ByLisa Carol Fremont, writer at Creators.co
Queen of Screams, life long horror fan and writer at Haddonfied Horror.com. Follow me on Twitter @lcfremont
Lisa Carol Fremont

One of the very best things about the horror genre is that it is always reinventing itself and telling new stories. It is horror that tells the tales of our current world and deals with the problems, fears, prejudices and paranoia of our culture. Sometimes these heartfelt gestures are too wrapped up in their own message to make any sense and sometimes they are delivered with precision. It is always a delight to come across a horror film that delivers suspense, dread, cringe worthy moments of gore and manages to lightly tread a topic without hitting you over the head with it. More simply put, I love a movie that entertains me and also makes me think.

Although Sacrament relies on a lot of horror movie cliches, it does it with panache and a winking eye. Written and directed by Shawn Ewert, this is his first feature length film, but it never feels like a "practice" movie. Sure, there are a few clunky moments, but nothing worth pointing out because they don't interrupt the flow of the film.

Ewert brings us the usual story of a group of young kids looking for a party who end up finding something they did not bargain for. Actually, this isn't just the usual bunch of kids, it's the holy grail of token young kids looking for trouble. We have the committed couple in love, the stoner, the party girl, the minority, the sassy girl and the girl next door. After a bang up intro involving a motorist and a stranded driver, we are introduced to this rag tag group after a night of partying.


  
  
  So, who dies first?
So, who dies first?

Embarking on a road trip, the group gets stranded in the town of Middle Spring while they try to avoid driving directly into a storm. Middle Spring, Texas is a quintessential sleepy town with a tight knit community. A community that has some different ideas about how things are done and they do not appreciate this group of young kids coming in and soiling their perfect existence. So, our kids end up at a Bed and Breakfast that is run by a decidedly creepy older woman and her young,super strong and mostly silent son. In case this isn't sounding familiar, this is a classic Texas horror movie with small town ideals, outsiders and, everyone's favorite, cannibals!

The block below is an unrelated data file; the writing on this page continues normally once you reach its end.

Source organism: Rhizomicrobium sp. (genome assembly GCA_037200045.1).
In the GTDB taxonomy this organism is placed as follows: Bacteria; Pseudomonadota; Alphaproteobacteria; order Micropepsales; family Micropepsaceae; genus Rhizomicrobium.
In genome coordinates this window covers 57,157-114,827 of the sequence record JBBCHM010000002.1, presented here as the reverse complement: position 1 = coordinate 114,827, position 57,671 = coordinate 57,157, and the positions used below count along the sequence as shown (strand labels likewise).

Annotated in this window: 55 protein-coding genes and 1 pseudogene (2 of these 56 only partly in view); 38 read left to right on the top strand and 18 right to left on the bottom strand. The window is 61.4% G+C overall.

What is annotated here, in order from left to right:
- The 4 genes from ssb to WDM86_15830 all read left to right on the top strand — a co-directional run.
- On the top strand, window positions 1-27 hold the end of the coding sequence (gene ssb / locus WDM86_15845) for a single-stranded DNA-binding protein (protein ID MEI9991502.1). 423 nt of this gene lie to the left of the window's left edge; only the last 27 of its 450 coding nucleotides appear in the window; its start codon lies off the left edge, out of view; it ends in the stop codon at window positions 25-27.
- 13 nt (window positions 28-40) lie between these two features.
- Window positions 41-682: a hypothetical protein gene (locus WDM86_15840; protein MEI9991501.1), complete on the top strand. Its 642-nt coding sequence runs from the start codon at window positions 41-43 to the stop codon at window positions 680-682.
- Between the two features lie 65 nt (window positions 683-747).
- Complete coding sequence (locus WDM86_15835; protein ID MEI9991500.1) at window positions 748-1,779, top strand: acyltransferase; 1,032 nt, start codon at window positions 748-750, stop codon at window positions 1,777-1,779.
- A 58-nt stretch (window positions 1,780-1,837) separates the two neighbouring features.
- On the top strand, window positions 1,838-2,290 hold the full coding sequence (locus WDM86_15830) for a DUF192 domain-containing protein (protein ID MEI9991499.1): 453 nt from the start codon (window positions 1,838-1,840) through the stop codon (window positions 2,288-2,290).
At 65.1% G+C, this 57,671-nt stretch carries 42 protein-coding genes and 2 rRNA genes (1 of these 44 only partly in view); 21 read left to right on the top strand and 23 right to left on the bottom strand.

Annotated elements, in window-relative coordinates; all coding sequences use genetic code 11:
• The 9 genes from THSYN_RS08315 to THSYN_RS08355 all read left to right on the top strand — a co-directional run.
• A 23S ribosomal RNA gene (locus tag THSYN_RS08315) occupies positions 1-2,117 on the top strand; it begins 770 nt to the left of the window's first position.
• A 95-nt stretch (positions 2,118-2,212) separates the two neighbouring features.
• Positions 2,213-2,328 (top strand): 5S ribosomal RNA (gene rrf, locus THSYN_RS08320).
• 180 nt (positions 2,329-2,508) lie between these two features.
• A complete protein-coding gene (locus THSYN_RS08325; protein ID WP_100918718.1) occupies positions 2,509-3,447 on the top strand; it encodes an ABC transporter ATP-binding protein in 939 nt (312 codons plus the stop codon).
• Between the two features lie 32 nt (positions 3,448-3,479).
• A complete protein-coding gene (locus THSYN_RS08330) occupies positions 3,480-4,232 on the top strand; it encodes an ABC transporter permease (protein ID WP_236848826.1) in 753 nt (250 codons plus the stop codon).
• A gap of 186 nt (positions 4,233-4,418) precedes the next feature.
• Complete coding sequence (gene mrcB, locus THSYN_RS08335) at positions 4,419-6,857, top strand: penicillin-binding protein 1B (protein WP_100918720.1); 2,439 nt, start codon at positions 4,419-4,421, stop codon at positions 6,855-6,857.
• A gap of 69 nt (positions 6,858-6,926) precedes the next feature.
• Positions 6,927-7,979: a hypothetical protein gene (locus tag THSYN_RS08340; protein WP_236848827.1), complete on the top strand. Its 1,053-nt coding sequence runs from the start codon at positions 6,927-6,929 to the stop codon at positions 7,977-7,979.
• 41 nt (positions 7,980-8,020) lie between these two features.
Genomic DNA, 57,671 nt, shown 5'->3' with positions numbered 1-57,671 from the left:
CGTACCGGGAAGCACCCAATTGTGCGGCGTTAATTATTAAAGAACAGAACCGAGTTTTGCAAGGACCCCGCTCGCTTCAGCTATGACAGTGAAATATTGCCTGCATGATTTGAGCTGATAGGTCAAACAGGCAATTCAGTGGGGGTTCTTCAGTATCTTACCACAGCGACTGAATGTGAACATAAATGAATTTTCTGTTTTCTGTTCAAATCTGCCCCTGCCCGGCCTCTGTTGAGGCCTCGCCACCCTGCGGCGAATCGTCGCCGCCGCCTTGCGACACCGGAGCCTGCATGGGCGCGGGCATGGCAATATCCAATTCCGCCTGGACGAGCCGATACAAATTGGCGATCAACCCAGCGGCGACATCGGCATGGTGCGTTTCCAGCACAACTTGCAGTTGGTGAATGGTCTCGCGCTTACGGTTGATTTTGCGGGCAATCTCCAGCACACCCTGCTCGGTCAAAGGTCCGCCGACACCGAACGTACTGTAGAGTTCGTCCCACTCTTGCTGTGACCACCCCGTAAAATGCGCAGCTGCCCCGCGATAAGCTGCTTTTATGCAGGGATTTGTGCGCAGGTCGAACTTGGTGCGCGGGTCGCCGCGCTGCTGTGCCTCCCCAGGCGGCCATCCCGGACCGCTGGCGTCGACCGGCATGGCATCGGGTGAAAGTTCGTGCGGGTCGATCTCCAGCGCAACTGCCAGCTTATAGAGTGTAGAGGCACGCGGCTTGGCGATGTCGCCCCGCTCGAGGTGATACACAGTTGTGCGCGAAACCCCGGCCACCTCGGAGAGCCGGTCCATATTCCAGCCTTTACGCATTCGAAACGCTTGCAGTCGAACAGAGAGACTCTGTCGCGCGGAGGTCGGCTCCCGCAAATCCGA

With a couple of lovely nods to The Texas Chainsaw Massacre, Sacrament cuts it's own cloth in the Texas cannibal genre. (What is the deal with Texas and the consumption of meat?) This particular clan of cannibals does what they do based upon their religious principles. Led by a charismatic preacher, played with just the right mix of fire, brimstone and humor by Richard Houghton, with help from his son Brahm, an outstanding Joshua Simmons, this congregation is miraculously unspecific. Unspecific in the sense that no particular religion is ever called out in the film. Not a single one and this is such a wonderful touch because it allows you to accept them, simply, as religious. No one is going to feel the need to be defensive or offended because it isn't any one religion being taken to task.


  
  
  
  Richard Houghton
Richard Houghton

  
  
  
  Joshua Simmons
Joshua Simmons